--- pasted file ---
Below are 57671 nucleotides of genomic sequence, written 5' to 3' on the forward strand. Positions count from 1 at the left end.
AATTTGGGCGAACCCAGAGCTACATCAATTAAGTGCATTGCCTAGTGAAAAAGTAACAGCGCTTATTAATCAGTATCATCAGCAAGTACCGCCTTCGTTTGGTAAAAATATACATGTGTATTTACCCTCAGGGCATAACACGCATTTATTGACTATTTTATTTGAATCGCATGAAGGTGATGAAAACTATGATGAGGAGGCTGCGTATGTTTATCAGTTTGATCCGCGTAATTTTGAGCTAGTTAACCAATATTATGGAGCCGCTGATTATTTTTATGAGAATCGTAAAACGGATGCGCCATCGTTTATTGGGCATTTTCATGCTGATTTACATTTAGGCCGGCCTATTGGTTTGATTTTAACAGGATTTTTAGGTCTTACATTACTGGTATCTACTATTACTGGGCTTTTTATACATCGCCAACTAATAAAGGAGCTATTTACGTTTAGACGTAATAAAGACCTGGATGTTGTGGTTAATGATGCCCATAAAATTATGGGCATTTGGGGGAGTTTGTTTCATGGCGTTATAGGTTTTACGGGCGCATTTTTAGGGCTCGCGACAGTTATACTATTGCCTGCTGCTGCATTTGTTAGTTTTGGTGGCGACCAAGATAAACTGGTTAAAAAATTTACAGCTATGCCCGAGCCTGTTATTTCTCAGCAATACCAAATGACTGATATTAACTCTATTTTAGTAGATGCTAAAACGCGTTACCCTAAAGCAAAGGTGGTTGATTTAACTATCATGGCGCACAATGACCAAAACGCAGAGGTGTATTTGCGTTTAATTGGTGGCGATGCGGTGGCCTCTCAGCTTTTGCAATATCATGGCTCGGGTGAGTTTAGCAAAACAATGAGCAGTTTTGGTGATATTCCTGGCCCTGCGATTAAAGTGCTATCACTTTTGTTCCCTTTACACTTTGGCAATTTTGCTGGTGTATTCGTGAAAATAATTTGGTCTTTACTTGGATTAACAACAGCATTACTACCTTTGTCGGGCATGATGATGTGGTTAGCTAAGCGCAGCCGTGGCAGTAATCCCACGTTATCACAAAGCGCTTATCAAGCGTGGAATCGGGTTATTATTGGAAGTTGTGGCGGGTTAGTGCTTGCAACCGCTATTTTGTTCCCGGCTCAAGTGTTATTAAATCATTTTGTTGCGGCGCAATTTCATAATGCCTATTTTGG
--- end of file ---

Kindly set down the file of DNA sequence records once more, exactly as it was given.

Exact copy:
Below are 57671 nucleotides of genomic sequence, written 5' to 3' on the forward strand. Positions count from 1 at the left end.
AATTTGGGCGAACCCAGAGCTACATCAATTAAGTGCATTGCCTAGTGAAAAAGTAACAGCGCTTATTAATCAGTATCATCAGCAAGTACCGCCTTCGTTTGGTAAAAATATACATGTGTATTTACCCTCAGGGCATAACACGCATTTATTGACTATTTTATTTGAATCGCATGAAGGTGATGAAAACTATGATGAGGAGGCTGCGTATGTTTATCAGTTTGATCCGCGTAATTTTGAGCTAGTTAACCAATATTATGGAGCCGCTGATTATTTTTATGAGAATCGTAAAACGGATGCGCCATCGTTTATTGGGCATTTTCATGCTGATTTACATTTAGGCCGGCCTATTGGTTTGATTTTAACAGGATTTTTAGGTCTTACATTACTGGTATCTACTATTACTGGGCTTTTTATACATCGCCAACTAATAAAGGAGCTATTTACGTTTAGACGTAATAAAGACCTGGATGTTGTGGTTAATGATGCCCATAAAATTATGGGCATTTGGGGGAGTTTGTTTCATGGCGTTATAGGTTTTACGGGCGCATTTTTAGGGCTCGCGACAGTTATACTATTGCCTGCTGCTGCATTTGTTAGTTTTGGTGGCGACCAAGATAAACTGGTTAAAAAATTTACAGCTATGCCCGAGCCTGTTATTTCTCAGCAATACCAAATGACTGATATTAACTCTATTTTAGTAGATGCTAAAACGCGTTACCCTAAAGCAAAGGTGGTTGATTTAACTATCATGGCGCACAATGACCAAAACGCAGAGGTGTATTTGCGTTTAATTGGTGGCGATGCGGTGGCCTCTCAGCTTTTGCAATATCATGGCTCGGGTGAGTTTAGCAAAACAATGAGCAGTTTTGGTGATATTCCTGGCCCTGCGATTAAAGTGCTATCACTTTTGTTCCCTTTACACTTTGGCAATTTTGCTGGTGTATTCGTGAAAATAATTTGGTCTTTACTTGGATTAACAACAGCATTACTACCTTTGTCGGGCATGATGATGTGGTTAGCTAAGCGCAGCCGTGGCAGTAATCCCACGTTATCACAAAGCGCTTATCAAGCGTGGAATCGGGTTATTATTGGAAGTTGTGGCGGGTTAGTGCTTGCAACCGCTATTTTGTTCCCGGCTCAAGTGTTATTAAATCATTTTGTTGCGGCGCAATTTCATAATGCCTATTTTGG